11 Tips For Making The Best Homemade Cappuccino

There is something wonderful about the atmosphere of a coffee shop, and it makes every beverage there delicious. The sudden hiss of the milk steamer and the warm and inviting fragrance as you step in the door: These things are part of what makes these "third places" so attractive.

Even if the vibe at home isn't exactly the same, it's possible to recreate that coffee-shop flavor. Cappuccino is one of the best drinks to start with when it comes to dabbling in espresso-based beverages. The earliest version was called kapuziner, a drink of coffee with whipped cream and spices that was popular in 17th-century Vienna. Today's cappuccino takes its name from the outfits of Capuchin friars: the brown, flowing body of a robe with a pointed hood lined in white. This hood — the cappuccio — combines with the Italian diminutive "ino" to create the name of the espresso beverage that features creamy steamy milk and pillowy foam.

Italian immigrants led the way when it came to cappuccino in the U.S., but New York's Caffe Reggio claims it was the first restaurant to sell the drink in 1927. The 1950s saw an increase of in-home espresso machines, with more people attempting to recreate the cappuccino in their kitchens. Making cappuccino is not complicated, but it requires patience and practice to get right. Here are a few important things to remember when making the perfect cappuccino at home.

Use quality beans

If you belong to the contingent of people who just use coffee as fuel for your day, you may be in the habit of paying less attention to the type of coffee bean that's used in your morning cup. But for truly exceptional cappuccino, using quality beans is critical.

So how do you know you have the best bean for the job? While even low-quality coffee beans can smell delicious, there are a few other signs to look for. Very oily coffee beans may have been roasted past their prime. The initial roasting heats the beans to 385 degrees Fahrenheit, At which point subtle flavors begin to develop. This is called the first crack; lighter roasts are better suited for coffee beverages without lots of milk. When the beans roast beyond that temperature, they begin to release their oils, and the more nuanced taste disappears as oil is released.

But espresso drinks take full advantage of these medium- or dark-roasted oily beans. Make sure your beans are fresh, as indicated by a roasting date. Older dark roasts can become rancid and affect the cappuccino. The way to know that you're getting quality is to pay attention to who's selling the beans. Reputable producers will have certifications that indicate not only the manner in which they are grown but also the way that they treat their growers. Look for sustainable coffee labels indicating that the beans you buy are fair trade, ethically sourced, or USDA-certified organic.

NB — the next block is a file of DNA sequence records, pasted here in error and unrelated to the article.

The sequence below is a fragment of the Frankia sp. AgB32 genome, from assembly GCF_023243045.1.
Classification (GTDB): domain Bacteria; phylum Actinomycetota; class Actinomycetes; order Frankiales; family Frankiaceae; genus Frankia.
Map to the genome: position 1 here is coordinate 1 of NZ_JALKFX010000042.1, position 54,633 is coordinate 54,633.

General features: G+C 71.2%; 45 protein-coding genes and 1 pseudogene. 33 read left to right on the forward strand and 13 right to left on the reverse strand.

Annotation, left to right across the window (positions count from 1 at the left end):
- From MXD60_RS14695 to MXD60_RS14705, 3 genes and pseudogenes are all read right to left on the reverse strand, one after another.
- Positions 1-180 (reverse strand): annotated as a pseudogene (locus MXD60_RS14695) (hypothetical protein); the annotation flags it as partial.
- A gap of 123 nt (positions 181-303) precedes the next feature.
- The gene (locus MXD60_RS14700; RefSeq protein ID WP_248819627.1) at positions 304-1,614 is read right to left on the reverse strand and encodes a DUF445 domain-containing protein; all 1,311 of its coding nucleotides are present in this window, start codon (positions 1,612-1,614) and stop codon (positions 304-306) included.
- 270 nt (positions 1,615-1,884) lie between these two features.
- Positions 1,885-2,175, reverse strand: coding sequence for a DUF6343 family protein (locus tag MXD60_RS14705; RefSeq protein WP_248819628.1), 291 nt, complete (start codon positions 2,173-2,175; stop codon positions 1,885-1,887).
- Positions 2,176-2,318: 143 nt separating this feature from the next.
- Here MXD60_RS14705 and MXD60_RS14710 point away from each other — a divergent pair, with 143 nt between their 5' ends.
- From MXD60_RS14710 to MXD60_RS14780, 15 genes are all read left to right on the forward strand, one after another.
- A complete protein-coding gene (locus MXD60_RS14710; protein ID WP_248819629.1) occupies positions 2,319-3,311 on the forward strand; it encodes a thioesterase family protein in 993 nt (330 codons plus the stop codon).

Buy the proper equipment

Let's get this out of the way: you don't need a brutally expensive espresso machine to produce delicious coffee drinks at home. In fact, these restaurant-quality machines are often more trouble than they're worth regarding cleaning, maintenance, and repair. But, one thing you do need is a few basic tools to properly pull a shot of espresso and foam a frothy pitcher of milk. A solid espresso machine can do both but need not break the bank. The simplest versions have a single portafilter (where ground beans go — think of this as a "portable filter") and a steam wand on the side of the machine.

Beyond that, everything is luxury. Fully automatic espresso machines will perform every function at the press of a button (just add water for coffee and milk for steaming), and some come with grinders that grind and tamp your beans on demand for each cup. As you add features, the price begins to tick upwards. If you're new to making cappuccino at home, it makes sense to start with a basic machine that does the job with fewer bells and whistles. Ensure it's clean and well-maintained, and you might find joy in its simplicity.

Master tamping

You've got all your supplies — fresh beans, the perfect espresso machine — and your coffee is ground and ready to go. Now it's time to master the tamp. When you order a cappuccino or any other espresso drink in a restaurant, you may notice your barista pressing into the portafilter before they pull your shot. Tamping is the first step to recreating these delicious drinks at home. An uneven tamp can result in a weak shot of espresso. If water is not pushed evenly through the grounds, you won't get maximum flavor or that crema that marks the perfect pull.

Start by leveling the coffee in the portafilter. Tap the side to make sure the coffee is evenly distributed. Next, grab your tamper and press firmly straight down. Your goal is a dense puck of coffee grounds, and it doesn't require brute force to get there. Keep the tamper level with the rim of the portafilter and apply force evenly downward.